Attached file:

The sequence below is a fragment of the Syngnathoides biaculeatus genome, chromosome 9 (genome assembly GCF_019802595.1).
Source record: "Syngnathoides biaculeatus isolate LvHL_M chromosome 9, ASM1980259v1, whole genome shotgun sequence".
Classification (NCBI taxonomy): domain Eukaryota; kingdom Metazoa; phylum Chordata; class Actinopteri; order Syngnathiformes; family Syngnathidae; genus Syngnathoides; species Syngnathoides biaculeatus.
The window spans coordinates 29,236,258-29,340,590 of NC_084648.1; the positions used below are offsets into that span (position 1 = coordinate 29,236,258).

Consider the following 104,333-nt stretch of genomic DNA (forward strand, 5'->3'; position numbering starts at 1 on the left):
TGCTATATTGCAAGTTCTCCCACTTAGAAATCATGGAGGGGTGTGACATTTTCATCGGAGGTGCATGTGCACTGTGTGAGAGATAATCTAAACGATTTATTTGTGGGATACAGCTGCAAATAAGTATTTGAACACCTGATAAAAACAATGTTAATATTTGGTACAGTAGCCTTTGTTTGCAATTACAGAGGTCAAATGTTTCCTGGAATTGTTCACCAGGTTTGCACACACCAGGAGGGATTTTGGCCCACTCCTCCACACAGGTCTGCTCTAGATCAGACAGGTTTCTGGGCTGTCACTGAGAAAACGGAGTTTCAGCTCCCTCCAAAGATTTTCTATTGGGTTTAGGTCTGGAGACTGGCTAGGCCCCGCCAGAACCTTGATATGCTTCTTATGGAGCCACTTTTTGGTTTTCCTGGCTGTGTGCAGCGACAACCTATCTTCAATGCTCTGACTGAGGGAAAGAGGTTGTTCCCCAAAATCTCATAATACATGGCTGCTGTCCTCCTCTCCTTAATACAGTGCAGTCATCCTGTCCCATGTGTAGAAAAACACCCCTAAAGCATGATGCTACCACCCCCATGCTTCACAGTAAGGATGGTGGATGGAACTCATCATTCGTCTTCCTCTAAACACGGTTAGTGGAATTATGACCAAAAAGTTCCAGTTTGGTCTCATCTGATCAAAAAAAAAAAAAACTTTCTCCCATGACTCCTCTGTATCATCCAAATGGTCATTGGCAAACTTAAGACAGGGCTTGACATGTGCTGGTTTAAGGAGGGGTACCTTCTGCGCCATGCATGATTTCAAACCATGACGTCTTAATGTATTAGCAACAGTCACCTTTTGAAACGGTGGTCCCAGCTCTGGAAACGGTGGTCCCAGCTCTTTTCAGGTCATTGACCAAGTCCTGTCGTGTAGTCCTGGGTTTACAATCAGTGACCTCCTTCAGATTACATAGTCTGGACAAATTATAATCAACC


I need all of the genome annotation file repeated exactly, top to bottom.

The sequence below is a fragment of the Syngnathoides biaculeatus genome, chromosome 9 (genome assembly GCF_019802595.1).
Source record: "Syngnathoides biaculeatus isolate LvHL_M chromosome 9, ASM1980259v1, whole genome shotgun sequence".
Classification (NCBI taxonomy): domain Eukaryota; kingdom Metazoa; phylum Chordata; class Actinopteri; order Syngnathiformes; family Syngnathidae; genus Syngnathoides; species Syngnathoides biaculeatus.
The window spans coordinates 29,236,258-29,340,590 of NC_084648.1; the positions used below are offsets into that span (position 1 = coordinate 29,236,258).

Consider the following 104,333-nt stretch of genomic DNA (forward strand, 5'->3'; position numbering starts at 1 on the left):
TGCTATATTGCAAGTTCTCCCACTTAGAAATCATGGAGGGGTGTGACATTTTCATCGGAGGTGCATGTGCACTGTGTGAGAGATAATCTAAACGATTTATTTGTGGGATACAGCTGCAAATAAGTATTTGAACACCTGATAAAAACAATGTTAATATTTGGTACAGTAGCCTTTGTTTGCAATTACAGAGGTCAAATGTTTCCTGGAATTGTTCACCAGGTTTGCACACACCAGGAGGGATTTTGGCCCACTCCTCCACACAGGTCTGCTCTAGATCAGACAGGTTTCTGGGCTGTCACTGAGAAAACGGAGTTTCAGCTCCCTCCAAAGATTTTCTATTGGGTTTAGGTCTGGAGACTGGCTAGGCCCCGCCAGAACCTTGATATGCTTCTTATGGAGCCACTTTTTGGTTTTCCTGGCTGTGTGCAGCGACAACCTATCTTCAATGCTCTGACTGAGGGAAAGAGGTTGTTCCCCAAAATCTCATAATACATGGCTGCTGTCCTCCTCTCCTTAATACAGTGCAGTCATCCTGTCCCATGTGTAGAAAAACACCCCTAAAGCATGATGCTACCACCCCCATGCTTCACAGTAAGGATGGTGGATGGAACTCATCATTCGTCTTCCTCTAAACACGGTTAGTGGAATTATGACCAAAAAGTTCCAGTTTGGTCTCATCTGATCAAAAAAAAAAAAAACTTTCTCCCATGACTCCTCTGTATCATCCAAATGGTCATTGGCAAACTTAAGACAGGGCTTGACATGTGCTGGTTTAAGGAGGGGTACCTTCTGCGCCATGCATGATTTCAAACCATGACGTCTTAATGTATTAGCAACAGTCACCTTTTGAAACGGTGGTCCCAGCTCTGGAAACGGTGGTCCCAGCTCTTTTCAGGTCATTGACCAAGTCCTGTCGTGTAGTCCTGGGTTTACAATCAGTGACCTCCTTCAGATTACATAGTCTGGACAAATTATAATCAACC